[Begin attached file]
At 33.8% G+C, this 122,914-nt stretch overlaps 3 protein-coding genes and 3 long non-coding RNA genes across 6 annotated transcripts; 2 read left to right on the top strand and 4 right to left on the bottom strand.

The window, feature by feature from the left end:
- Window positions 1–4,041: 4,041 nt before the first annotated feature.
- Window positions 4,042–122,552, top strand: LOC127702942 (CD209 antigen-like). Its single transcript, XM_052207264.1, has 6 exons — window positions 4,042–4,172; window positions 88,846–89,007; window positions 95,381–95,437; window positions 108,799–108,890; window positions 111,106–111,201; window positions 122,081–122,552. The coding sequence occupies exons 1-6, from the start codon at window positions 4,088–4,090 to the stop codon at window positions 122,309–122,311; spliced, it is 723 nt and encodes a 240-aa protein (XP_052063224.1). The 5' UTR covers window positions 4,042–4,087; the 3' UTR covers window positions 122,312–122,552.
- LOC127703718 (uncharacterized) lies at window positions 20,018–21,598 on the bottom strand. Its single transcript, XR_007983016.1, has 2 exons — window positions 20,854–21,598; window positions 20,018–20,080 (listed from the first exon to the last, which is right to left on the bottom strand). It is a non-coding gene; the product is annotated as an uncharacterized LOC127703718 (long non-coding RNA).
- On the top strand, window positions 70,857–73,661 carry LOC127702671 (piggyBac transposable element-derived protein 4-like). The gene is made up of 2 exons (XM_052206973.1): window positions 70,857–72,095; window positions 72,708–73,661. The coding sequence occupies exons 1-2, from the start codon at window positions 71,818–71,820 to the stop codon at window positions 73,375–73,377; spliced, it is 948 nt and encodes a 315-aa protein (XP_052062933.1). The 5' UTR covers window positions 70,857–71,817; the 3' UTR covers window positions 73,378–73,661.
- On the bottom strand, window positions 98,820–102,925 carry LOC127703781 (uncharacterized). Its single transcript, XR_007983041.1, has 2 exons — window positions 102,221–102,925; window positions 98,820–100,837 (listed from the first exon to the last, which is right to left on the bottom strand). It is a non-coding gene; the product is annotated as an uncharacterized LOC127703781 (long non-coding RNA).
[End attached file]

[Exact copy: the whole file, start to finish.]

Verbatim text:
At 33.8% G+C, this 122,914-nt stretch overlaps 3 protein-coding genes and 3 long non-coding RNA genes across 6 annotated transcripts; 2 read left to right on the top strand and 4 right to left on the bottom strand.

The window, feature by feature from the left end:
- Window positions 1–4,041: 4,041 nt before the first annotated feature.
- Window positions 4,042–122,552, top strand: LOC127702942 (CD209 antigen-like). Its single transcript, XM_052207264.1, has 6 exons — window positions 4,042–4,172; window positions 88,846–89,007; window positions 95,381–95,437; window positions 108,799–108,890; window positions 111,106–111,201; window positions 122,081–122,552. The coding sequence occupies exons 1-6, from the start codon at window positions 4,088–4,090 to the stop codon at window positions 122,309–122,311; spliced, it is 723 nt and encodes a 240-aa protein (XP_052063224.1). The 5' UTR covers window positions 4,042–4,087; the 3' UTR covers window positions 122,312–122,552.
- LOC127703718 (uncharacterized) lies at window positions 20,018–21,598 on the bottom strand. Its single transcript, XR_007983016.1, has 2 exons — window positions 20,854–21,598; window positions 20,018–20,080 (listed from the first exon to the last, which is right to left on the bottom strand). It is a non-coding gene; the product is annotated as an uncharacterized LOC127703718 (long non-coding RNA).
- On the top strand, window positions 70,857–73,661 carry LOC127702671 (piggyBac transposable element-derived protein 4-like). The gene is made up of 2 exons (XM_052206973.1): window positions 70,857–72,095; window positions 72,708–73,661. The coding sequence occupies exons 1-2, from the start codon at window positions 71,818–71,820 to the stop codon at window positions 73,375–73,377; spliced, it is 948 nt and encodes a 315-aa protein (XP_052062933.1). The 5' UTR covers window positions 70,857–71,817; the 3' UTR covers window positions 73,378–73,661.
- On the bottom strand, window positions 98,820–102,925 carry LOC127703781 (uncharacterized). Its single transcript, XR_007983041.1, has 2 exons — window positions 102,221–102,925; window positions 98,820–100,837 (listed from the first exon to the last, which is right to left on the bottom strand). It is a non-coding gene; the product is annotated as an uncharacterized LOC127703781 (long non-coding RNA).